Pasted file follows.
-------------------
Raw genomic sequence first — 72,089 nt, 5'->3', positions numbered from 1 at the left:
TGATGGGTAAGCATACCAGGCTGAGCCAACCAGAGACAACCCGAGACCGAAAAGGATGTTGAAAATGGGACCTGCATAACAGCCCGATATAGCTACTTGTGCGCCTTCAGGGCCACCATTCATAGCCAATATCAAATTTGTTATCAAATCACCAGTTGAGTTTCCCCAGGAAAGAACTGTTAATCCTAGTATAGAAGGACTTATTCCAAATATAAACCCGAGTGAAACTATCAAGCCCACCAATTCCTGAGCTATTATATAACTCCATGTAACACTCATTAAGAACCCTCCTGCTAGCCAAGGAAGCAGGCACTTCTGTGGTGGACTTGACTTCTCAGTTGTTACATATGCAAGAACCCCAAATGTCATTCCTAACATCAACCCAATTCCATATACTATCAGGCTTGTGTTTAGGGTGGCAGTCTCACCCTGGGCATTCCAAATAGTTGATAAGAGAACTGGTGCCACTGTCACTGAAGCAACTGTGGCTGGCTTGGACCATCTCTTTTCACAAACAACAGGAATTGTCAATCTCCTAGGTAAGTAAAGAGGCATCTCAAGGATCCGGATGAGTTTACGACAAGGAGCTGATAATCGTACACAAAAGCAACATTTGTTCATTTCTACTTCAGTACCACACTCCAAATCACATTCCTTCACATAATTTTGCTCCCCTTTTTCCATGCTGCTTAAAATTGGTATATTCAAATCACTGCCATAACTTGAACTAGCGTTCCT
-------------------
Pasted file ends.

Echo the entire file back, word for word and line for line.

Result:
Raw genomic sequence first — 72,089 nt, 5'->3', positions numbered from 1 at the left:
TGATGGGTAAGCATACCAGGCTGAGCCAACCAGAGACAACCCGAGACCGAAAAGGATGTTGAAAATGGGACCTGCATAACAGCCCGATATAGCTACTTGTGCGCCTTCAGGGCCACCATTCATAGCCAATATCAAATTTGTTATCAAATCACCAGTTGAGTTTCCCCAGGAAAGAACTGTTAATCCTAGTATAGAAGGACTTATTCCAAATATAAACCCGAGTGAAACTATCAAGCCCACCAATTCCTGAGCTATTATATAACTCCATGTAACACTCATTAAGAACCCTCCTGCTAGCCAAGGAAGCAGGCACTTCTGTGGTGGACTTGACTTCTCAGTTGTTACATATGCAAGAACCCCAAATGTCATTCCTAACATCAACCCAATTCCATATACTATCAGGCTTGTGTTTAGGGTGGCAGTCTCACCCTGGGCATTCCAAATAGTTGATAAGAGAACTGGTGCCACTGTCACTGAAGCAACTGTGGCTGGCTTGGACCATCTCTTTTCACAAACAACAGGAATTGTCAATCTCCTAGGTAAGTAAAGAGGCATCTCAAGGATCCGGATGAGTTTACGACAAGGAGCTGATAATCGTACACAAAAGCAACATTTGTTCATTTCTACTTCAGTACCACACTCCAAATCACATTCCTTCACATAATTTTGCTCCCCTTTTTCCATGCTGCTTAAAATTGGTATATTCAAATCACTGCCATAACTTGAACTAGCGTTCCT